When planning an international adoption, the first question most of us face is “which country?” If you are trying to decide between a few different nations, consider adopting from one who has entered into the Hague Convention on the Protection of Children and Co-Operation in Respect of Inter-Country Adoption (Hague Adoption Convention). Here are some basics to understanding the Hague Adoption Convention. For more in-depth information, check out the United State’s State Department.
—HAC countries currently able to complete adoptions in the United States (of which there are over 50) work with representative of the U.S. State Department to ensure ethically sound adoptions and avoid trafficking and child abuse within adoption. They work to make sure that an intercountry adoption is in the best interest of the child—including ensuring that a child is actually eligible for adoption (not just placed in an orphanage because family members were in extreme poverty, for example) and that there are no suitable adoption possibilities available for the child in his home country. According to the Hague Adoption Convention site at the U.S .State Department, children and relinquishing families must be interviewed and it must be proven that consent was given by both parties to enter a child into an international adoption.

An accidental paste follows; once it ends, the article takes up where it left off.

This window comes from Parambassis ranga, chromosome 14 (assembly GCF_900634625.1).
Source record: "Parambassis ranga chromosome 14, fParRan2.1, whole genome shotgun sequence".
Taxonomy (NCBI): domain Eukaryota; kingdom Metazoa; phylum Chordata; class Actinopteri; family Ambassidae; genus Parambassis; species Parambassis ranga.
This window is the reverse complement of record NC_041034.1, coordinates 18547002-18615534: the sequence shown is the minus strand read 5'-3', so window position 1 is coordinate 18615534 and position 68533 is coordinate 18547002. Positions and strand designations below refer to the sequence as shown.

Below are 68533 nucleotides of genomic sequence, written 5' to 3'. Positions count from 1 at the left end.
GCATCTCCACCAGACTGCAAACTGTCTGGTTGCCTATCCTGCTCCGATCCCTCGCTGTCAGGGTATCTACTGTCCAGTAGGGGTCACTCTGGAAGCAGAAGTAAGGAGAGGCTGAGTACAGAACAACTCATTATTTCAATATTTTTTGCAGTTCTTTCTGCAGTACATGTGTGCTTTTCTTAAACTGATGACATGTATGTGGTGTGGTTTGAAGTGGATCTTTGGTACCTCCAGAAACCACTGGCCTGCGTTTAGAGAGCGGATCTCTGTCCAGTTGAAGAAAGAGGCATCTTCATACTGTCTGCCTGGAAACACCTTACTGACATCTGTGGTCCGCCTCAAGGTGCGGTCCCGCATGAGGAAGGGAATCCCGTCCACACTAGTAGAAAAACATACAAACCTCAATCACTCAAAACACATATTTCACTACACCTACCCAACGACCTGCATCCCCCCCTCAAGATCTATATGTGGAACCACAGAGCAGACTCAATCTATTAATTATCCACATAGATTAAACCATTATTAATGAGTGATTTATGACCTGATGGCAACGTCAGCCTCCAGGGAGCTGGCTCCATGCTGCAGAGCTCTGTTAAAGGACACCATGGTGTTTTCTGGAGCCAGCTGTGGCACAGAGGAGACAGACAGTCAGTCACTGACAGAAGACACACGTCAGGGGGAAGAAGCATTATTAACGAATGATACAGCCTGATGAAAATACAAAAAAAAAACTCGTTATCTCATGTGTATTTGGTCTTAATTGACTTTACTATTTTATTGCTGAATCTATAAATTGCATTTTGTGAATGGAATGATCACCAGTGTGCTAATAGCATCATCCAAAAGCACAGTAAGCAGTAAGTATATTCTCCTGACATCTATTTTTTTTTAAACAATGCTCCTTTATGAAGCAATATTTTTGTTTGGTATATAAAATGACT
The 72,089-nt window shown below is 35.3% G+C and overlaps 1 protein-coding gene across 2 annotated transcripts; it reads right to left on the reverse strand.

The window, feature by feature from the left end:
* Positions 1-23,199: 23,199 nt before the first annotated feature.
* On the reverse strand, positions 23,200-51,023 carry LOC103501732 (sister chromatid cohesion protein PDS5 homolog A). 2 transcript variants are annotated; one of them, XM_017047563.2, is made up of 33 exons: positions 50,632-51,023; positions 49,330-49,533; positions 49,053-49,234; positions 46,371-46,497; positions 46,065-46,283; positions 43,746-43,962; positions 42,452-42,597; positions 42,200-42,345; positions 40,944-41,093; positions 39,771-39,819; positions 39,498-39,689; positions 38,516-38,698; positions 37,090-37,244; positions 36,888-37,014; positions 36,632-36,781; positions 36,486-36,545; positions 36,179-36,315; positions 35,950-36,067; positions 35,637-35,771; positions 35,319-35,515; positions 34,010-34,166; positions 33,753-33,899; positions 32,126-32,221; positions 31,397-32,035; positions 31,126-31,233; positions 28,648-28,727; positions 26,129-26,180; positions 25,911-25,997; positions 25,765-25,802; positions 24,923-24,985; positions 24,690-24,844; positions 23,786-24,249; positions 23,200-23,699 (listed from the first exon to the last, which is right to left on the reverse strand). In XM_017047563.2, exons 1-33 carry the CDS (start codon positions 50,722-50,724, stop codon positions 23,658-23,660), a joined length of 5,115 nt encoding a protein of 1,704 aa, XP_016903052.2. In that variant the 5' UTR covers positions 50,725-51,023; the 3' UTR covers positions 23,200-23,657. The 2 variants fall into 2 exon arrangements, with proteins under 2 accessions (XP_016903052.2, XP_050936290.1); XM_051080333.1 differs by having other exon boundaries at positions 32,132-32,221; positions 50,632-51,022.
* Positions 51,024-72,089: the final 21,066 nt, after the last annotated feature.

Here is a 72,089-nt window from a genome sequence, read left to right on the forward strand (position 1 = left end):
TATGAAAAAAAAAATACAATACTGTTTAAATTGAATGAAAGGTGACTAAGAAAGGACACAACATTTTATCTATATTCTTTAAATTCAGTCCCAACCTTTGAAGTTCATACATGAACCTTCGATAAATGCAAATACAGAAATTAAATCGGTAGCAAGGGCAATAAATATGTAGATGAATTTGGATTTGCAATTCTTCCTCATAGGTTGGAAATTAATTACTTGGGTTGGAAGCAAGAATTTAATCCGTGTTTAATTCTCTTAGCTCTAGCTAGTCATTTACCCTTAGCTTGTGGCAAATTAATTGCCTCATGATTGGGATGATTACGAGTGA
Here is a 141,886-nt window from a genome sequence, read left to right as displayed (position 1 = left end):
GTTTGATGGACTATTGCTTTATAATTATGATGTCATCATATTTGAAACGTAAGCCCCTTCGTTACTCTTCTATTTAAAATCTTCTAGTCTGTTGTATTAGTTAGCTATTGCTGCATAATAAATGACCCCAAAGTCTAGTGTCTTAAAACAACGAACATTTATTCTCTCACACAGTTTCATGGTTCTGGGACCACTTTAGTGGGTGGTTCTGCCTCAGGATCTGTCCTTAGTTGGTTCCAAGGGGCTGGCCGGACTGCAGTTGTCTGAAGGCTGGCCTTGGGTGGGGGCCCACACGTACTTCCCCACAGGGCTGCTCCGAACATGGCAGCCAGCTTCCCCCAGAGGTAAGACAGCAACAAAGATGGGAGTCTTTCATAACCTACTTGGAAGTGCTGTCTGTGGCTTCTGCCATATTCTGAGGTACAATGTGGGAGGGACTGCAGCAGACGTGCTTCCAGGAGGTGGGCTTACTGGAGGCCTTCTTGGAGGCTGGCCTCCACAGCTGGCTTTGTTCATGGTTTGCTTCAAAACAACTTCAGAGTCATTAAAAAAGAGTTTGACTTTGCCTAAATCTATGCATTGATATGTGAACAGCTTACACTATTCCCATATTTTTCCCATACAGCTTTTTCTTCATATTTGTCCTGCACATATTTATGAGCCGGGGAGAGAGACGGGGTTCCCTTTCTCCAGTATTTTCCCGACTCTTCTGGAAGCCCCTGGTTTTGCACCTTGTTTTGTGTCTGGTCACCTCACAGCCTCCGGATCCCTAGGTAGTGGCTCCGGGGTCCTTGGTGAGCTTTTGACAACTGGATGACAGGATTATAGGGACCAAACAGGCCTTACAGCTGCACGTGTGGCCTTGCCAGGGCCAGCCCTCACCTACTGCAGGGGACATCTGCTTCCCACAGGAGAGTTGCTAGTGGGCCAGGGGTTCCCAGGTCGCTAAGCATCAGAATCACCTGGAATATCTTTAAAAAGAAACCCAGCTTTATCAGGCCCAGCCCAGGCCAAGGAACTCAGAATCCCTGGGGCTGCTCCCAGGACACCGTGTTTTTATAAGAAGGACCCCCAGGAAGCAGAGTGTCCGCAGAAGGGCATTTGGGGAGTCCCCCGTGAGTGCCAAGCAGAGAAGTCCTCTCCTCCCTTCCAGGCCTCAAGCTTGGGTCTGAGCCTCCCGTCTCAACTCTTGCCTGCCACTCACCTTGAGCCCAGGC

—Agencies working in HAC countries go through an accreditation process to ensure compliance with the Hague Convention. This includes making sure agencies are not receiving improper financial gain or remuneration for relinquishments, and that all costs and fees are transparent.
—When adopting into America, HAC agencies must provide transparency and be recognized and certified with the U.S. government. Transparency includes providing as full a familial and health history as possible for each prospective adoptee, and a fully itemized fee schedule for the adoption.
—Countries that have entered into the Hague Convention work with the U.S. government to provide visa and immigration certificated before the adoption has been finalized, so that prospective adoptive parents know before taking custody if the child is eligible for a visa.
You may also want to read:
Written by Jennifer Galan